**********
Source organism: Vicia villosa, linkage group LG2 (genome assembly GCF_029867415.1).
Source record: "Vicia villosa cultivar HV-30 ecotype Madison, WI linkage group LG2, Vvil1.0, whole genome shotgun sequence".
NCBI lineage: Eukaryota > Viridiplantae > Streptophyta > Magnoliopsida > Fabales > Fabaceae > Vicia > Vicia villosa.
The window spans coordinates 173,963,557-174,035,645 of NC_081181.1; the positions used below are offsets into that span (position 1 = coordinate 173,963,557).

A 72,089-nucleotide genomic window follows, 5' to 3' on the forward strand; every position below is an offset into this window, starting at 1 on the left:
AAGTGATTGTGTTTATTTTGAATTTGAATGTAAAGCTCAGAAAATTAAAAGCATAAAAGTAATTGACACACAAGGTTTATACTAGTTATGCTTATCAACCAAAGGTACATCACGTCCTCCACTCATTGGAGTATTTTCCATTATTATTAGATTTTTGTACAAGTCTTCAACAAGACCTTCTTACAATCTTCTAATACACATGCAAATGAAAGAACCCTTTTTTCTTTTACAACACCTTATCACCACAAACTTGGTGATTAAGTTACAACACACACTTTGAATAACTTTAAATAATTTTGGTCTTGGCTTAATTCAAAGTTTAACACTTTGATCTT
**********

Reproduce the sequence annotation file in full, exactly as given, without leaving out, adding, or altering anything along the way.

Source organism: Vicia villosa, linkage group LG2 (genome assembly GCF_029867415.1).
Source record: "Vicia villosa cultivar HV-30 ecotype Madison, WI linkage group LG2, Vvil1.0, whole genome shotgun sequence".
NCBI lineage: Eukaryota > Viridiplantae > Streptophyta > Magnoliopsida > Fabales > Fabaceae > Vicia > Vicia villosa.
The window spans coordinates 173,963,557-174,035,645 of NC_081181.1; the positions used below are offsets into that span (position 1 = coordinate 173,963,557).

A 72,089-nucleotide genomic window follows, 5' to 3' on the forward strand; every position below is an offset into this window, starting at 1 on the left:
AAGTGATTGTGTTTATTTTGAATTTGAATGTAAAGCTCAGAAAATTAAAAGCATAAAAGTAATTGACACACAAGGTTTATACTAGTTATGCTTATCAACCAAAGGTACATCACGTCCTCCACTCATTGGAGTATTTTCCATTATTATTAGATTTTTGTACAAGTCTTCAACAAGACCTTCTTACAATCTTCTAATACACATGCAAATGAAAGAACCCTTTTTTCTTTTACAACACCTTATCACCACAAACTTGGTGATTAAGTTACAACACACACTTTGAATAACTTTAAATAATTTTGGTCTTGGCTTAATTCAAAGTTTAACACTTTGATCTT